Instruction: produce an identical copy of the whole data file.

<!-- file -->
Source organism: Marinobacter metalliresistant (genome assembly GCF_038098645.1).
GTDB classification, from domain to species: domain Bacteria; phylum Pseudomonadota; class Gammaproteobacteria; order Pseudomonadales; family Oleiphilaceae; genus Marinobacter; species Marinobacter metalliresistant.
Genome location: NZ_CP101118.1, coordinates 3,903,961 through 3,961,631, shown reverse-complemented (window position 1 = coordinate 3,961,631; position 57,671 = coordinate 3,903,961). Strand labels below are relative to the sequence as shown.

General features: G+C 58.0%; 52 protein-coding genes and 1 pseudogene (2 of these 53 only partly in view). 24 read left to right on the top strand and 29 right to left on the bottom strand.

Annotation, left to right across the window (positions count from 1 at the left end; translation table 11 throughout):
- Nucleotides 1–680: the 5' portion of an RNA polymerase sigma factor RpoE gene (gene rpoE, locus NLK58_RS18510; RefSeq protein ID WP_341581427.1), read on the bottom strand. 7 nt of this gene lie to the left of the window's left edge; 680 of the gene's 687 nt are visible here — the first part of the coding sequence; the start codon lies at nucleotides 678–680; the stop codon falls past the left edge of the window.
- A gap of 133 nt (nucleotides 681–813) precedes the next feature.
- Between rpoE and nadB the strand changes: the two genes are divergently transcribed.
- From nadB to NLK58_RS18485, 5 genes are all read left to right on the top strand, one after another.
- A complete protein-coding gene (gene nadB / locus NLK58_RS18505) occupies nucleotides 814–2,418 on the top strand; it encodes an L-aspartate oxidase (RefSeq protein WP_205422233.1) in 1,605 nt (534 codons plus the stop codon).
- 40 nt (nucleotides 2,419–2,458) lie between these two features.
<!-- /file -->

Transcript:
Source organism: Marinobacter metalliresistant (genome assembly GCF_038098645.1).
GTDB classification, from domain to species: domain Bacteria; phylum Pseudomonadota; class Gammaproteobacteria; order Pseudomonadales; family Oleiphilaceae; genus Marinobacter; species Marinobacter metalliresistant.
Genome location: NZ_CP101118.1, coordinates 3,903,961 through 3,961,631, shown reverse-complemented (window position 1 = coordinate 3,961,631; position 57,671 = coordinate 3,903,961). Strand labels below are relative to the sequence as shown.

General features: G+C 58.0%; 52 protein-coding genes and 1 pseudogene (2 of these 53 only partly in view). 24 read left to right on the top strand and 29 right to left on the bottom strand.

Annotation, left to right across the window (positions count from 1 at the left end; translation table 11 throughout):
- Nucleotides 1–680: the 5' portion of an RNA polymerase sigma factor RpoE gene (gene rpoE, locus NLK58_RS18510; RefSeq protein ID WP_341581427.1), read on the bottom strand. 7 nt of this gene lie to the left of the window's left edge; 680 of the gene's 687 nt are visible here — the first part of the coding sequence; the start codon lies at nucleotides 678–680; the stop codon falls past the left edge of the window.
- A gap of 133 nt (nucleotides 681–813) precedes the next feature.
- Between rpoE and nadB the strand changes: the two genes are divergently transcribed.
- From nadB to NLK58_RS18485, 5 genes are all read left to right on the top strand, one after another.
- A complete protein-coding gene (gene nadB / locus NLK58_RS18505) occupies nucleotides 814–2,418 on the top strand; it encodes an L-aspartate oxidase (RefSeq protein WP_205422233.1) in 1,605 nt (534 codons plus the stop codon).
- 40 nt (nucleotides 2,419–2,458) lie between these two features.